In a recent case*, the Scottish Court of Session reiterated the importance of acting consistently with agreed procedures for making a demand under a performance bond. The ruling emphasised that it is irrelevant whether or not the procedures appear to have significant practical effect.
The Scottish Coal Company Limited (the Contractor) was granted planning permission for a surface mine at Dalfad in Aberdeen, but it was subject to various restoration obligations that were secured by an on demand bond provided by Zurich Insurance.
The Contractor went into liquidation in 2013 and the liquidators refused to perform the restoration obligations under the agreement. Therefore Scottish Coal was in breach of its agreement with East Ayrshire Council (the Beneficiary).
In June 2013, the Beneficiary issued the Guarantor with a demand to begin the process of recovering the monies payable under the bond which totalled £3.344million. Zurich declined to make payment.
Zurich’s position was that the demand was invalid as it was not consistent with the relevant requirements which were outlined in the bond. It was accepted that the demand needed only to be in ‘substantially the form’ of the demand referred to in the bond, but nevertheless, the Beneficiary had failed to do this.
The demand did not include the necessary statements regarding the Beneficiary’s correspondence with the Contractor. The missed information included confirmation that:
- The Beneficiary had provided Scottish Coal with written notice of its failure to perform the restoration obligations not less than 60 business days prior to the date of the certificate
- Scottish Coal had subsequently failed to remedy the breach.
Zurich argued that the Beneficiary side-stepped the procedures to capitalise on a commercial advantage which was due to expire. Had the Beneficiary postponed the issue of the demand for 60 days whilst they complied with the requirements, they would have been entitled to less than half of what they were claiming.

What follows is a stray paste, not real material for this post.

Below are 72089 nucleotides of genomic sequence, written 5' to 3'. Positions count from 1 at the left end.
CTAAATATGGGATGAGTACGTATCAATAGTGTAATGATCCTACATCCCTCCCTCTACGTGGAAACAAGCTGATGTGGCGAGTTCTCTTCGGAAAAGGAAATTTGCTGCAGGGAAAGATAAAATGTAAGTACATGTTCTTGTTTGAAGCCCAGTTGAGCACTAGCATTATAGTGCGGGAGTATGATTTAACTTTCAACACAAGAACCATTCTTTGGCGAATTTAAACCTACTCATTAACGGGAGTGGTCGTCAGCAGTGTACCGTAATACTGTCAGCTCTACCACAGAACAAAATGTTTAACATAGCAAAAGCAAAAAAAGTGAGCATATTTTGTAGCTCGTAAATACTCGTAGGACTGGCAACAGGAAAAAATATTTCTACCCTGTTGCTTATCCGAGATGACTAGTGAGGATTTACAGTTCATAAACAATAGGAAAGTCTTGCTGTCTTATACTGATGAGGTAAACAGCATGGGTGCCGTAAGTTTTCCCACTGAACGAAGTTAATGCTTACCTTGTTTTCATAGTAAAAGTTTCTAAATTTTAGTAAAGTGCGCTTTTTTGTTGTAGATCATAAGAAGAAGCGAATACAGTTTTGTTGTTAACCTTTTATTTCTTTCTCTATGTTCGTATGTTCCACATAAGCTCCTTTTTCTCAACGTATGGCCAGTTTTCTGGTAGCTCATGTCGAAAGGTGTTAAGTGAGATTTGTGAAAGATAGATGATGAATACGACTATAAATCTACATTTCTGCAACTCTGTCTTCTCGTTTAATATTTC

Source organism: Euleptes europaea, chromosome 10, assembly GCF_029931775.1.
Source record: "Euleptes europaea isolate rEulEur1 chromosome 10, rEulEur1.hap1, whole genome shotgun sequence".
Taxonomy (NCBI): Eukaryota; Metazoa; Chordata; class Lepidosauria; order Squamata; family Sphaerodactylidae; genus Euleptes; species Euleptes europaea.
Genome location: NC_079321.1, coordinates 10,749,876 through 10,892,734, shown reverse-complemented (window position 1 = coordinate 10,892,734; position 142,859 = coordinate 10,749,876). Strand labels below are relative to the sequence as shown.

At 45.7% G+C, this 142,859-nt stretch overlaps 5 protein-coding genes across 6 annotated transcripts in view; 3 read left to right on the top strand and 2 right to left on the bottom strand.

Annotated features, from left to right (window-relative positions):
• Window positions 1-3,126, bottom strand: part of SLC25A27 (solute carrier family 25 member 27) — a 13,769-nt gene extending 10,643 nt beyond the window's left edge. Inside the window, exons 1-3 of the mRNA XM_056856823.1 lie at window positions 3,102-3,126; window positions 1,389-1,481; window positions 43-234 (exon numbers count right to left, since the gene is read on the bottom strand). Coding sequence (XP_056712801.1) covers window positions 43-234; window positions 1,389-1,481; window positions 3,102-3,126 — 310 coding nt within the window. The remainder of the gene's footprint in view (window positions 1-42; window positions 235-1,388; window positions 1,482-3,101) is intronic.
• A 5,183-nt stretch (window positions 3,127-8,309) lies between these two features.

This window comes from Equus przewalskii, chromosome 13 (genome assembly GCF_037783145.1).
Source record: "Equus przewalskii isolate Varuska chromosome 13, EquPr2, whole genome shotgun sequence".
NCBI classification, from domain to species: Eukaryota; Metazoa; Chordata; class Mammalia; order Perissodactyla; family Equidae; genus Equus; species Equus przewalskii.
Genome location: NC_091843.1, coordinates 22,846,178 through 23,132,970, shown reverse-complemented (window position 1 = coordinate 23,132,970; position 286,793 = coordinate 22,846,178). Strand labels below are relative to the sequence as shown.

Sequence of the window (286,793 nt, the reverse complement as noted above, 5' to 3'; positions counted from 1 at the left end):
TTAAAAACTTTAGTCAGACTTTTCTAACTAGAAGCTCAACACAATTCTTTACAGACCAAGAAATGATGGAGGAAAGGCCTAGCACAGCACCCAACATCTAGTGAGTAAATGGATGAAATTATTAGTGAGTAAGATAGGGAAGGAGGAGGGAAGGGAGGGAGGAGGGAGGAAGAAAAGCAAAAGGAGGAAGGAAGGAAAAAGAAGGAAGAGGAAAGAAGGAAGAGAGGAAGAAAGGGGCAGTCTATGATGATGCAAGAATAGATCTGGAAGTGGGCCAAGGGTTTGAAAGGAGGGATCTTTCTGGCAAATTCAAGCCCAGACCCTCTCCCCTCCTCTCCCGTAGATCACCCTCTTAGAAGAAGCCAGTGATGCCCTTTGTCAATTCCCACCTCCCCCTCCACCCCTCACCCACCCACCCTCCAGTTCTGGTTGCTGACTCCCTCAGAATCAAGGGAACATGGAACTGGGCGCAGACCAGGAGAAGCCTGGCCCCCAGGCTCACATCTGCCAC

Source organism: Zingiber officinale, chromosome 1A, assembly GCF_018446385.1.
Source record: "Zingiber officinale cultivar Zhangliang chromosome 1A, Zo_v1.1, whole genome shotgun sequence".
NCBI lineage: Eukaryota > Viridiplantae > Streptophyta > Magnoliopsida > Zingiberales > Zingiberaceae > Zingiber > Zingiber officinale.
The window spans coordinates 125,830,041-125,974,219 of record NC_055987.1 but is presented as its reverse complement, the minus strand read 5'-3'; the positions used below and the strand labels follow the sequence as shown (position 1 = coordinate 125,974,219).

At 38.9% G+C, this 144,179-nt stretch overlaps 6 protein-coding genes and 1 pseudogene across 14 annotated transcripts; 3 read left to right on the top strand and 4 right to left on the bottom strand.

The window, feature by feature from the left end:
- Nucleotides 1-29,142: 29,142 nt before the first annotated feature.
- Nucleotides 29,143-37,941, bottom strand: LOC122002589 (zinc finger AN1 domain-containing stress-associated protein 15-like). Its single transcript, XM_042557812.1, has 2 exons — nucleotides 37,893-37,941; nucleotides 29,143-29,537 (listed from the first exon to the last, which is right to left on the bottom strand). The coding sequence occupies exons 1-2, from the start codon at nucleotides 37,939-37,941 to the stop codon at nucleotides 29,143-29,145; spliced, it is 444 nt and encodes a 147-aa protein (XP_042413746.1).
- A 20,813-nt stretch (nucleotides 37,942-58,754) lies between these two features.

The Beneficiary justified their actions by stating that the procedures were of no practical necessity, nor were they an absolute condition precedent to liability under the bond. The basis for this argument was that the steps were designed for temporary breaches, as opposed to major events (particularly those that are common knowledge), and in any event, it was clear that Scottish Coal’s liquidators were not prepared to comply with the written notice and remedy the breach.
It was ruled that the demand should have been structured in line with what was stipulated in the bond. The document that the Beneficiary had relied upon was invalid and, therefore, the claim failed.
The agreed format for the demand was particularly relevant to the decision. It will never be acceptable for a party to decide that sections of an agreement are not necessary, because of circumstances present at the time. The requirements were deliberately included in the bond and agreed upon by both parties at the time of contracting.
Zurich would justifiably wish to ensure that the demand was made in accordance with the bond requirements as otherwise; they may have difficulty in enforcing any indemnities.
What does this mean going forward?
Where administrative steps are required under a contract that has been created and consented to by those involved; there must be strict adherence to the procedure. Allowing the Beneficiary’s actions would have set a precedent that allowed scope for uncertainty, which would be at odds with the function of an agreement, particularly a bond.
Under on demand bonds, beneficiaries are in a favourable position as they are not required to prove any loss before demanding payment. However, this case highlights that, should a beneficiary stray from the agreed procedures for making a demand, the court is likely to be unforgiving.
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*East Ayrshire Council v Zurich Insurance Public Limited Company (2014)